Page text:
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China told to get skates on

By Sun Xiaochen | China Daily | Updated: 2018-12-28 07:39
Defenseman Han Yuhang of KRS-ORG drives the puck during the Beijing-based team's 3-1 victory over Russian club Metallurg Nk in a Silk Road Hockey League regular-season game in Beijing on Wednesday. [Photo provided to China Daily]

Struggling hockey teams must improve quickly to justify spots at 2022 Games

Ice hockey's world governing body has urged China to justify its automatic qualification for the 2022 Winter Olympics.

Last May, the International Ice Hockey Federation (IIHF) voted to allow China to enter its men's and women's teams in the Beijing 2022 tournaments, breaking with the convention of making the host nation qualify through competition.

However, some observers have expressed concerns that the current poor standard of the Chinese squads could dilute the quality of the Games

Rene Fasel, IIHF president. [Photo/IC]

"It's a challenging situation for China, especially in the men's game," IIHF President Rene Fasel told China Daily in Shanghai at the recent launch of the fifth mass ice and snow sports carnival.

"It takes as long as 15 years to develop good hockey players to be competitive at the highest level-at the moment, China has only four.

"We have to make sure that the Olympics are the highest-level competition, but at the same time give the host teams a chance to put on some decent performances."

Unlike most team sports at Summer Olympics where hosts are awarded automatic entries, the 12-team men's and 10-squad women's hockey Olympic tournaments traditionally require all nations to go through a challenging qualification system.

Without enough talent to sustain a national league, China's 33rd-ranked men's team has never previously reached the Games or the world championships' top division.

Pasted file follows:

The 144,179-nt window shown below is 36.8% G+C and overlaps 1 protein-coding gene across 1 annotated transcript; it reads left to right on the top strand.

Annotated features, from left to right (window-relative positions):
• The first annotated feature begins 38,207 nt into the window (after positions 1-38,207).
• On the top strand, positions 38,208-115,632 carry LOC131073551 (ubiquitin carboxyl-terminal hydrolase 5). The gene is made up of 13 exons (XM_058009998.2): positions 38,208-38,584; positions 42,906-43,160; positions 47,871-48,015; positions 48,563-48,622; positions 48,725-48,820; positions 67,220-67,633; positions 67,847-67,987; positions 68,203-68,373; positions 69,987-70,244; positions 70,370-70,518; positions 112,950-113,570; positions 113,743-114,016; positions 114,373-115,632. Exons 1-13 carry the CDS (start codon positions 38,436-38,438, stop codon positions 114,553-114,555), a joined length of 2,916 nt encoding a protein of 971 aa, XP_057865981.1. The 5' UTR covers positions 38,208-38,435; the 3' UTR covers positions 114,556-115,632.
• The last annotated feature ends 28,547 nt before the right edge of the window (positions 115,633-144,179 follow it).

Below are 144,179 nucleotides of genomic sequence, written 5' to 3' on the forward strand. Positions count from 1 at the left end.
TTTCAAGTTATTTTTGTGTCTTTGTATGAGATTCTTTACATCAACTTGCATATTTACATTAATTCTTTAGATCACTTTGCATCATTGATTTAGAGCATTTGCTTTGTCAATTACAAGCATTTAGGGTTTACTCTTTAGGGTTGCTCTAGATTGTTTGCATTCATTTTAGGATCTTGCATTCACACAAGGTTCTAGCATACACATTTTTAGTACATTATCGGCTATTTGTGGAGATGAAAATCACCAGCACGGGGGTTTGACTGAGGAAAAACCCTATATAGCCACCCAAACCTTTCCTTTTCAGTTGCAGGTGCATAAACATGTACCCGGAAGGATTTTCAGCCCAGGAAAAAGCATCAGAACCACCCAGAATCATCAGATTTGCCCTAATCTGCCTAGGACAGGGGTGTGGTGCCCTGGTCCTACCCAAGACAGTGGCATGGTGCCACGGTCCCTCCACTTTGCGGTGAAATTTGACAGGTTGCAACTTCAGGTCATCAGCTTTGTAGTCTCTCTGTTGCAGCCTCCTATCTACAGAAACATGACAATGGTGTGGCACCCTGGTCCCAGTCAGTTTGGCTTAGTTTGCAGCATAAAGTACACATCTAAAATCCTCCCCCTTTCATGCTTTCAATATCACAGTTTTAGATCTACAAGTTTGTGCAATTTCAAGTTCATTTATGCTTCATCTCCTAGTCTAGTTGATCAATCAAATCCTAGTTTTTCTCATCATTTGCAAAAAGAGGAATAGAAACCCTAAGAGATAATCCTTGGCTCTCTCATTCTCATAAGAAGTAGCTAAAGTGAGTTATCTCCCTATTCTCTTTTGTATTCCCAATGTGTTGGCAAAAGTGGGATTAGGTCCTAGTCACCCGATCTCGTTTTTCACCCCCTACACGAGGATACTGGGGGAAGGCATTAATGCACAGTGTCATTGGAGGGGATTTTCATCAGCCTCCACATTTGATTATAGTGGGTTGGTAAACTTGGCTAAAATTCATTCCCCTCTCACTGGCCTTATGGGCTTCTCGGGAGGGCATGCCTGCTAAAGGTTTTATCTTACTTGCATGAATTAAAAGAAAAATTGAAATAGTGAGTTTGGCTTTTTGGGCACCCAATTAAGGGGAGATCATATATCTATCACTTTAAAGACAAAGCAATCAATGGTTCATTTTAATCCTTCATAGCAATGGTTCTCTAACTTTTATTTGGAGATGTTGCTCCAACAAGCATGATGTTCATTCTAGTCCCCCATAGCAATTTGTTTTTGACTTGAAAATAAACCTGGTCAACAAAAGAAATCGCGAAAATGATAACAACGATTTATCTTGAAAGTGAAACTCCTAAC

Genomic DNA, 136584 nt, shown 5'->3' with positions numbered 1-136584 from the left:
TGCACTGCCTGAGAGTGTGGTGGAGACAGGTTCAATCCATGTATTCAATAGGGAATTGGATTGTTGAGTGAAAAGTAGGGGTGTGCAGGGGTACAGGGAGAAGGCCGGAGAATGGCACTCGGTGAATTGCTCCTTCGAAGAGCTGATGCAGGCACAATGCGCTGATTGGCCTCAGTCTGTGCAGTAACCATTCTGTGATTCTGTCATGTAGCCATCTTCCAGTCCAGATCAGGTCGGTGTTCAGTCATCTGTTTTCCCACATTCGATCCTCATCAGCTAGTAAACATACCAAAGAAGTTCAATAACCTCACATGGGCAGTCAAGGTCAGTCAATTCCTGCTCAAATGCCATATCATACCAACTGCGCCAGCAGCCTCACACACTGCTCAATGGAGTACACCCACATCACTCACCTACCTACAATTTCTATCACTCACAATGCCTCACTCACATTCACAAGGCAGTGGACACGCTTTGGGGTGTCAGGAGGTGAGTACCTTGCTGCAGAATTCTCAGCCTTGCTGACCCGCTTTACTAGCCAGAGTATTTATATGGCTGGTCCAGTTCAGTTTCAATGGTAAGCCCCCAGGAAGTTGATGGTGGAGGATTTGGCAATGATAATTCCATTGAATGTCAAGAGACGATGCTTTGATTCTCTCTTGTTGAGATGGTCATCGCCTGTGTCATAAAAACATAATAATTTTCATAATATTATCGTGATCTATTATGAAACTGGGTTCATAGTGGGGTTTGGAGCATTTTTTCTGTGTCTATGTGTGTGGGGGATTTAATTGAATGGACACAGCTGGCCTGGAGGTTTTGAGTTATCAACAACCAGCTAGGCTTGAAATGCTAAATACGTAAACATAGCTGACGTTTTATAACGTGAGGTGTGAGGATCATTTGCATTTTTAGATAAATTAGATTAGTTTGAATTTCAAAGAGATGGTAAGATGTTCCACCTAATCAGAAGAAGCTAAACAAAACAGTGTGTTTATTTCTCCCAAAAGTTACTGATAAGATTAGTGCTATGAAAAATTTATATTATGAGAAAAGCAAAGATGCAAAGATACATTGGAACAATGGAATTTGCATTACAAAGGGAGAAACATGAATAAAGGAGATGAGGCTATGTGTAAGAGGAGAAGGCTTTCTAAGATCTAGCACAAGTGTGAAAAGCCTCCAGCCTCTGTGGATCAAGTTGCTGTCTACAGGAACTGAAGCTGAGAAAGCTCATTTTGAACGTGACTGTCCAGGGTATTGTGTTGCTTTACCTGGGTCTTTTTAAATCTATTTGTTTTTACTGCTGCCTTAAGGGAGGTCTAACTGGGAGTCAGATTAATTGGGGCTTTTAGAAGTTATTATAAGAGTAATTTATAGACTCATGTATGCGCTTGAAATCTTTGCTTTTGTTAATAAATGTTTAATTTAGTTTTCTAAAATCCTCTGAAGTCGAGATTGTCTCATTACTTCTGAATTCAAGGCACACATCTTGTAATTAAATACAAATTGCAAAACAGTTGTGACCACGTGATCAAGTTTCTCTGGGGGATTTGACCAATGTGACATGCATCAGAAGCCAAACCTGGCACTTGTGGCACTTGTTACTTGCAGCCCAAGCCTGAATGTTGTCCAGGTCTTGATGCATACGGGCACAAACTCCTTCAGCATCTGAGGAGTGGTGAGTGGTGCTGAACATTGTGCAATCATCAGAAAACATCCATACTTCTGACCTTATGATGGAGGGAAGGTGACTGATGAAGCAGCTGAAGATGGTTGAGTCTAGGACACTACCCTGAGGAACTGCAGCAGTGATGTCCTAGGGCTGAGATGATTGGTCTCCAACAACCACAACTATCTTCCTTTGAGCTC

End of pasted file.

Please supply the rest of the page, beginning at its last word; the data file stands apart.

China's women's team enjoyed a short-lived purple patch during which it reached the 1998 Olympic semifinals in Nagano, Japan. However, since its last Games appearance in 2010 in Vancouver, the 20th-ranked female squad has suffered a sharp decline and has seen its funding cut.

Fasel, though, is backing China to prove the doubters wrong in four years' time.

"I don't know if you have the word 'impossible' in Chinese. I don't think so. The Chinese character is that when you want something you will do it by working day and night, putting in extra effort and manpower until you make it happen," said the 68-year-old Swiss.

The Chinese Ice Hockey Association managed to persuade the IIHF to grant the Olympic spots by promising to build a domestic professional league that would sustain the sport's development here after the Games.

The association, which separated from the State-run sports system last year, pledged in a recent report that the new national league would begin in May 2019 and feature eight clubs.

"Increasing the number of games homegrown talents play is critical, because in the past they've had a minimal amount of tests," said CIHA president Cao Weidong.

The new league is expected to be made up of teams from four major clubs-Kunlun Red Star, Jilin City Investment, Beijing Shougang and Zhongshang Hokay-and squads developed by northeastern provincial sports bureaus.

"We want to have the Chinese preparing the two national teams (for 2022) and at the same time to build their leagues so we can guarantee the sport's legacy and be sustainable after the Olympics," said Fasel.

The new league, Fasel hopes, will form the top of a pyramid which can be built on the foundations of a growing grassroots game-the popularity of which is highlighted by the 2,600 junior players registered for the Beijing Minor Hockey League's 2018-19 season.

China's pro hockey scene is currently limited to Shanghai-based Kunlun Red Star's participation in the Russia-based Kontinental Hockey League, two entries in the rebranded Silk Road Hockey League (formerly Russia's second tier) and Red Star's Shenzhen-based female squad playing in the Canadian Women's Hockey League.

The teams all feature overseas talent of Chinese ancestry drafted through 2022 Olympic tryouts. The aim is to have them eligible to represent China in time for the Games.

South Korea controversially naturalized six Canadian male players prior to the 2018 Pyeongchang Olympics.

However, Fasel says China's plans are easier to accept.

"It's a good step that China only wants players with Chinese heritage. A gap (in development) of at least 15 years cannot be closed anytime soon, so it's necessary to use these groups of talent," he said.

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